Joe and I had booked beds 22 and 24, with the understanding that we’d have the compartment to ourselves. We did, and the manager was happy for us to keep the middle bunk folded away while we sat and chatted into the evening — we just had to let him know when we were ready to turn in and he’d put it down again. I considered taking the very top bunk just for the fun of it, but there was late-night ladder-climbing involved, and I’m not here for that.

Facilities on board your sleeper

Frankfurters and bread roll on a plate with sauces on train — Getty ImagesExpect a snack like this if you’re getting a long-distance train through Central Europe — Getty Images

Your three-bed setup will have some luggage space at the very top of the compartment, as well as a sink, dustbin, mirror, a few coat hangers and a corresponding rail. There are also plug sockets, although we found them slightly inconveniently placed (the only place for my phone to sit when plugged in was in the sink, for example), but it’s absolutely fine for one night.

There’s a small bathroom at one end of the corridor, and a larger bathroom at the other end that also has a shower. The shower is an adventure of juggling and trying not to fall over as the water only appears when you press a button, meaning it’s not going to be the most thorough scrubbing down you’ve ever given yourself, but it’s better than nothing.

You’ll also get water and a breakfast selection, the latter of which they’ll wake you up for around half an hour before your stop, if you’re not up already. The sleeper manager will ask you what you’d like for breakfast — our options were tea or coffee, orange or apple juice, then sweet (cakey things) or savory (bready things) food. There’s a small selection of evening food available for an extra charge, but it’s also fine to bring your own.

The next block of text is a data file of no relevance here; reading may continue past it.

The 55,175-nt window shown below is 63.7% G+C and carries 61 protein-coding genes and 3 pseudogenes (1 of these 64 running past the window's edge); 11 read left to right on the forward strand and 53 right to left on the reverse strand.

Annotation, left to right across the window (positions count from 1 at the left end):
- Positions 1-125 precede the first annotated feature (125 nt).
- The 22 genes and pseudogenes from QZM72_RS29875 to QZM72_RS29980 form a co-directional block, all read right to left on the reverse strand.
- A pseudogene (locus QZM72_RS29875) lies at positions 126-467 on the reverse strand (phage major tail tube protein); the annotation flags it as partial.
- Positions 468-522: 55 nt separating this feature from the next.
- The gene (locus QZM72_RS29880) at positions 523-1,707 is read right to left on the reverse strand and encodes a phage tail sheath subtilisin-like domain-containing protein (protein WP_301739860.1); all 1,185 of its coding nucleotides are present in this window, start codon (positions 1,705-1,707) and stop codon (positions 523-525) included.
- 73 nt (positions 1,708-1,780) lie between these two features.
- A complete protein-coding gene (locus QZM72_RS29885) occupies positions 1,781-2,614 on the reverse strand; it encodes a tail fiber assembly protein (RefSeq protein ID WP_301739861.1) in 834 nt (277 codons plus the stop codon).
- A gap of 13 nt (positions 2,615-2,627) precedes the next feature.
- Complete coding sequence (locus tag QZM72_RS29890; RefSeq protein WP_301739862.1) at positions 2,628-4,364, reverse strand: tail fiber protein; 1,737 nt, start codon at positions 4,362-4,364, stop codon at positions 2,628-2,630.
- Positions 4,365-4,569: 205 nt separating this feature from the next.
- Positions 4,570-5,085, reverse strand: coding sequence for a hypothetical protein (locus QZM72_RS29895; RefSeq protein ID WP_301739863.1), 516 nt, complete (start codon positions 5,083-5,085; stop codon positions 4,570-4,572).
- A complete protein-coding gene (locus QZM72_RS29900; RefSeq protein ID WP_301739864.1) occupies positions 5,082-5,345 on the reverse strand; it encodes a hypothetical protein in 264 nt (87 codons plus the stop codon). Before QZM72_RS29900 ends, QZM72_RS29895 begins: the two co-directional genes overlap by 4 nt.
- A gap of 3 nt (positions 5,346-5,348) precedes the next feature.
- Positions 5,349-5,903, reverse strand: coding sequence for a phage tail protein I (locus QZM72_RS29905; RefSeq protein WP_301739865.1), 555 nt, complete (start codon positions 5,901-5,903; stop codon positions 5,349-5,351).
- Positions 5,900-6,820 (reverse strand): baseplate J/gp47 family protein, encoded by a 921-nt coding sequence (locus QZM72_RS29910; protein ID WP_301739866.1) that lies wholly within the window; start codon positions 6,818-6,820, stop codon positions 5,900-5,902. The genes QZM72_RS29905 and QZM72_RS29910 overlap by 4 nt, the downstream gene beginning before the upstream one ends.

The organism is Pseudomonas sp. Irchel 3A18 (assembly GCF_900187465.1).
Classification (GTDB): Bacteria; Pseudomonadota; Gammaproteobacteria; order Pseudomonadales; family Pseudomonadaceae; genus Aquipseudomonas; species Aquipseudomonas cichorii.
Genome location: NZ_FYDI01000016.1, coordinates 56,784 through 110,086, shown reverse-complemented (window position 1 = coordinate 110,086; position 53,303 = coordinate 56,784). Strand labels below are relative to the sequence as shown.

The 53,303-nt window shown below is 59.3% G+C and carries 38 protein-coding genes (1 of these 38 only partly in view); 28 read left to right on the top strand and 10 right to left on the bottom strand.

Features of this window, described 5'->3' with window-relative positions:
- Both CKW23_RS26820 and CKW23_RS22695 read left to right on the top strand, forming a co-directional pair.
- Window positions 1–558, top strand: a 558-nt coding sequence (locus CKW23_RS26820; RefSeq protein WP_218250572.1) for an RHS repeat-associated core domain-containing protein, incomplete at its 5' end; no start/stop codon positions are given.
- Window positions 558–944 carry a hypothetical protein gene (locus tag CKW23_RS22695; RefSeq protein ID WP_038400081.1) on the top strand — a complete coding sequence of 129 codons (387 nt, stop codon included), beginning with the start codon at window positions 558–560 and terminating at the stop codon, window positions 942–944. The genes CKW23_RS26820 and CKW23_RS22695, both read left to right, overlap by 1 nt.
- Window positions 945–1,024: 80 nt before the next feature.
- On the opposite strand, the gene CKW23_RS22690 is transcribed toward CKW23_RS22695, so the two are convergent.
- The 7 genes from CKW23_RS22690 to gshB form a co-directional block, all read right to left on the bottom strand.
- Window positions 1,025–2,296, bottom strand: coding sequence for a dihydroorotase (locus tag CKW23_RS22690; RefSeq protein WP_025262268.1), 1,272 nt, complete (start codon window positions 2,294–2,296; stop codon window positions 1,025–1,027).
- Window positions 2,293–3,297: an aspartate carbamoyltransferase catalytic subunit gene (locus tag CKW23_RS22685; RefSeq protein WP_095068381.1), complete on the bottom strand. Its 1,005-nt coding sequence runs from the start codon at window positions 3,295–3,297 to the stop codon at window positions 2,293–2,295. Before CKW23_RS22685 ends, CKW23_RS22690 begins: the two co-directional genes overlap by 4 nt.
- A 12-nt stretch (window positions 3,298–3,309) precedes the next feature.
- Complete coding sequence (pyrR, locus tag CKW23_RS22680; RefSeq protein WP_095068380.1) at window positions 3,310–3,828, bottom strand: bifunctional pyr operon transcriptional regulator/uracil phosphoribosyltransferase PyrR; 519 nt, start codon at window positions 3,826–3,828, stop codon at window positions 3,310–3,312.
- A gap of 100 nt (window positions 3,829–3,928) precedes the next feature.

Interior of main hall at Zürich Central Station — Getty ImagesZürich Central Station — Getty Images

As mentioned, you’ll get a wake-up call with breakfast around half an hour before your stop, which is lovely, but I wanted to attempt the shower (try anything once!) so I was up a bit earlier.

It really is something to arrive absolutely right in the middle of your destination, as well. We hopped off the train, if not fully refreshed then certainly awake and full of a decent breakfast, marveling at the commuters just heading into work. We’d gained time. We were ready to start exploring right away.

Popular European sleeper train routes  

When considering whether to take a sleeper train, one piece of advice is to book quite a way in advance. It’ll be cheaper, and the popular routes sell out quickly. With that in mind, where could you go?

Brussels to Berlin


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Linking up with the Eurostar (so connecting London as well), this train goes via Amsterdam and Rotterdam before blasting across the plains of Northern Germany to the capital.

Vienna to Paris


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Two mighty European capitals link up here with a route that harks back to their 19th-century glories. Austrian national rail firm ÖBB supplies a lot of the routes across Central Europe, including this one, with trains running three times a week in both directions.

Munich to Venice/Genoa

Make sure to wander every corner of Venice and you will find hidden passages and cute little corner streetsFall asleep in Munich, wake up in Venice — Shutterstock

Both Deutsche Bahn and ÖBB offer Nightjet services to Northern Italy, either to the splendor of Venice or to the port city of Genoa where you can catch a morning connection for the spectacular run down to La Spezia.

Hamburg to Stockholm via Copenhagen


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An eco-friendly way to link some of Northern Europe’s coolest and greenest cities, it’s also a nice hop-on-hop-off route. Plus, you get to cross the spectacular bridge linking Denmark to Sweden.

Budapest to Bucharest

Train runs along old mountain bridge — Getty ImagesThe rail route from Budapest to Bucharest will see you through the Carpathians — Getty Images

Leaving Budapest at around 7 pm and arriving in Bucharest just before lunch the next day, you sleep across the plains before a gorgeous early-morning run through the Carpathian Mountains and on to your destination.

Check out sleeper train options on Some popular routes include Paris to Venice, London to Edinburgh, and Berlin to Prague.